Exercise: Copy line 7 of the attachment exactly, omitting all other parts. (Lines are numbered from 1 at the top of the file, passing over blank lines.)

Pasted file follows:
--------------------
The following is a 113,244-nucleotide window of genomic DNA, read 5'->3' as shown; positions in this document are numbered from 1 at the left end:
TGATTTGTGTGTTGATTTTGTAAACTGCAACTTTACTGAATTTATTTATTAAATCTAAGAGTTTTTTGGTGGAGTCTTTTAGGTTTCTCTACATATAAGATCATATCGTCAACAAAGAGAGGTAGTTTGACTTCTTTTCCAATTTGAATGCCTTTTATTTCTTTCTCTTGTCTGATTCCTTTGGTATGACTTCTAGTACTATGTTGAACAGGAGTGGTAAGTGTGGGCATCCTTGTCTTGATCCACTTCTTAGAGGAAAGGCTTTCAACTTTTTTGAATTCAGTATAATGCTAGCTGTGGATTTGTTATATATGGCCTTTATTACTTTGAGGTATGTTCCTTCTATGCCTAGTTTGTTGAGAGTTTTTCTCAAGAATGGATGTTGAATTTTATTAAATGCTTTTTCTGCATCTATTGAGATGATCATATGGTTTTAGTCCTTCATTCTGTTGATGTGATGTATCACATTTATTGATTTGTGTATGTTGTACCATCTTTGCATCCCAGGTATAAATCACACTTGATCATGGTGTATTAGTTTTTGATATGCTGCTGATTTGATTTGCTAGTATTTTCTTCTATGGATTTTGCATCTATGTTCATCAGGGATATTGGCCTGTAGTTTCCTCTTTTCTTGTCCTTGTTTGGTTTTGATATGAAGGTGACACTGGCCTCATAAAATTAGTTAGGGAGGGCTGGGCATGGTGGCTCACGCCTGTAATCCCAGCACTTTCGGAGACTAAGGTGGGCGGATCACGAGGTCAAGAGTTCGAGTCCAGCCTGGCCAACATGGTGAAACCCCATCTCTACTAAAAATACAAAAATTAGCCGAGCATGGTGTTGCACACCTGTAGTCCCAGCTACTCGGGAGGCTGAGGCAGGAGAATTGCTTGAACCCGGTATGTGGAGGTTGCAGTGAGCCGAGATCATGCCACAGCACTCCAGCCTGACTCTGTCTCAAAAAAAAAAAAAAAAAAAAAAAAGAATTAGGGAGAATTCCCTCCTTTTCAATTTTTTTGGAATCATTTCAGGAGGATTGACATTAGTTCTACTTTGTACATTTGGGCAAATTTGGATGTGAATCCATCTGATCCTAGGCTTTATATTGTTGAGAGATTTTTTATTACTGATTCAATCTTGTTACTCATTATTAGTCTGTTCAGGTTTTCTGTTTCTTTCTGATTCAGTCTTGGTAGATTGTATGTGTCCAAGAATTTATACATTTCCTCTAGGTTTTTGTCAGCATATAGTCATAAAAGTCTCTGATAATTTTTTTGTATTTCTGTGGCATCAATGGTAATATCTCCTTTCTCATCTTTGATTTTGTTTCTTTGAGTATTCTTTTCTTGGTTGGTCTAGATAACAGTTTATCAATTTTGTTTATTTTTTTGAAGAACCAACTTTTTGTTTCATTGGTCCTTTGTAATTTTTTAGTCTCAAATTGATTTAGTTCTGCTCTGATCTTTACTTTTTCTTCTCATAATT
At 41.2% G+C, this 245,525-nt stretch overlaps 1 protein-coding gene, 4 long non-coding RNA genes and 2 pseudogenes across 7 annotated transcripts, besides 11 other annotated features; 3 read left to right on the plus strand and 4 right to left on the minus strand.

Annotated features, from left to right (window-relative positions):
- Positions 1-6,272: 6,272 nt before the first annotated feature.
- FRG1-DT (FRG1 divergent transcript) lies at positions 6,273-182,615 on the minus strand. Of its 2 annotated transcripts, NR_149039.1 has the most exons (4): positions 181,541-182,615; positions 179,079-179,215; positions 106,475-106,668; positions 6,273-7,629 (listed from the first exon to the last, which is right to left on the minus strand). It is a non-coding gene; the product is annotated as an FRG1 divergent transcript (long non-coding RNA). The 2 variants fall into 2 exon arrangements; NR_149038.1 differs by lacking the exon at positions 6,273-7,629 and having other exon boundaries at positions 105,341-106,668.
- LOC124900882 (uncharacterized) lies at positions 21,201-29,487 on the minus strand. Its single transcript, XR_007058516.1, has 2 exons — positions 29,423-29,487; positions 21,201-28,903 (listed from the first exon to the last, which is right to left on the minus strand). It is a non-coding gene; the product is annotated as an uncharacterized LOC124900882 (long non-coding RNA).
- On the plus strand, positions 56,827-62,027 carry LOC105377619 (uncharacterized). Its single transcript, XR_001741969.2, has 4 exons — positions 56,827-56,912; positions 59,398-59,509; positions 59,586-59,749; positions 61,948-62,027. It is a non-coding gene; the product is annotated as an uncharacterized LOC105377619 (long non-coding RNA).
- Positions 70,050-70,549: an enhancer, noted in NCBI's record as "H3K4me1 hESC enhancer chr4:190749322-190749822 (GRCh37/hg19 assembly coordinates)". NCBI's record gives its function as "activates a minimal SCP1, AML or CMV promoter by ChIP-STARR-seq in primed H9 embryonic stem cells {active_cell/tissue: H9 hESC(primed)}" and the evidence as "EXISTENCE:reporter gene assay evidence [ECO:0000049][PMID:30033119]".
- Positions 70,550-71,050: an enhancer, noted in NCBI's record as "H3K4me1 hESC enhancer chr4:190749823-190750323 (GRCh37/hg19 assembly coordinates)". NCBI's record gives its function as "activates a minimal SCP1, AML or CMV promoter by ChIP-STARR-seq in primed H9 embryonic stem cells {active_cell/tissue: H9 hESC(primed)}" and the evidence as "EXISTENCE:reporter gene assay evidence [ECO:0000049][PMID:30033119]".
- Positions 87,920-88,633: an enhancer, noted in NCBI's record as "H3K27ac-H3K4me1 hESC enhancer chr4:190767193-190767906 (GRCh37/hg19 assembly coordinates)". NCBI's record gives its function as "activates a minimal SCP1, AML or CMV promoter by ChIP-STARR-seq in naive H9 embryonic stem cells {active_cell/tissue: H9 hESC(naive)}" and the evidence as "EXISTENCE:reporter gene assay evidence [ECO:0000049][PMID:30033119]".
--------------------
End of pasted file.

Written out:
- LOC124900882 (uncharacterized) lies at positions 21,201-29,487 on the minus strand. Its single transcript, XR_007058516.1, has 2 exons — positions 29,423-29,487; positions 21,201-28,903 (listed from the first exon to the last, which is right to left on the minus strand). It is a non-coding gene; the product is annotated as an uncharacterized LOC124900882 (long non-coding RNA).